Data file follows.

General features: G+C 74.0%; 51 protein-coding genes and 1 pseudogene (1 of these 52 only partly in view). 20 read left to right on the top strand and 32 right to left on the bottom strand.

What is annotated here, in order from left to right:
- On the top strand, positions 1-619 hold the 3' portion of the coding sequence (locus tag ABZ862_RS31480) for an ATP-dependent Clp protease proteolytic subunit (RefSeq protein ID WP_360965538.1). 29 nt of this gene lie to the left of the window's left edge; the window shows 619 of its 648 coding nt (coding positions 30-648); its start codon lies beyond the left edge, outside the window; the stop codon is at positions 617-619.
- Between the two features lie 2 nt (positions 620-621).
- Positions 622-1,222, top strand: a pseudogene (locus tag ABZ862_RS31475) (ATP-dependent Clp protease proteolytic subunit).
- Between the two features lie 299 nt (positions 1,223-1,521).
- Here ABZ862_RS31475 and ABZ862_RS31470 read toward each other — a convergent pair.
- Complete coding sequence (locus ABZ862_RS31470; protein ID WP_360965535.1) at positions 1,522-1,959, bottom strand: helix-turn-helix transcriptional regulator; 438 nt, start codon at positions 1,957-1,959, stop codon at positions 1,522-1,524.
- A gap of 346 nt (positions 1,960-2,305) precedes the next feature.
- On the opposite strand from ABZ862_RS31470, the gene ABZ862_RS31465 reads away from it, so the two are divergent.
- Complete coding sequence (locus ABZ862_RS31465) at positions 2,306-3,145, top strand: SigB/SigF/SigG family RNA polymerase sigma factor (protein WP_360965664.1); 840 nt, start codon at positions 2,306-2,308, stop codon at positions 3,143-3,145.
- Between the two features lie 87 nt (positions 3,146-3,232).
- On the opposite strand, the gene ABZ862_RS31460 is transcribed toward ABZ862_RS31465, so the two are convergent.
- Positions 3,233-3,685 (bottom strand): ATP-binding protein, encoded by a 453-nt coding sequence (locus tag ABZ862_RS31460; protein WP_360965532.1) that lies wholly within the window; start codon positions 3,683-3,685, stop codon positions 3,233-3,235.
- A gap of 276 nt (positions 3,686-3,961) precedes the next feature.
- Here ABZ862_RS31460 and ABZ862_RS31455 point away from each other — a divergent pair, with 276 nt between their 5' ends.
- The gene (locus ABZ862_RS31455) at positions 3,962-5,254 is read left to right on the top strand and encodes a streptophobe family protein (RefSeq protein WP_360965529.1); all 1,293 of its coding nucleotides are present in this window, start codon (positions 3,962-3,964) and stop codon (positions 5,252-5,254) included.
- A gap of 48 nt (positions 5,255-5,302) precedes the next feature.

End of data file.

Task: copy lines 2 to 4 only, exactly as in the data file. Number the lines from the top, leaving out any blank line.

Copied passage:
What is annotated here, in order from left to right:
- On the top strand, positions 1-619 hold the 3' portion of the coding sequence (locus tag ABZ862_RS31480) for an ATP-dependent Clp protease proteolytic subunit (RefSeq protein ID WP_360965538.1). 29 nt of this gene lie to the left of the window's left edge; the window shows 619 of its 648 coding nt (coding positions 30-648); its start codon lies beyond the left edge, outside the window; the stop codon is at positions 617-619.
- Between the two features lie 2 nt (positions 620-621).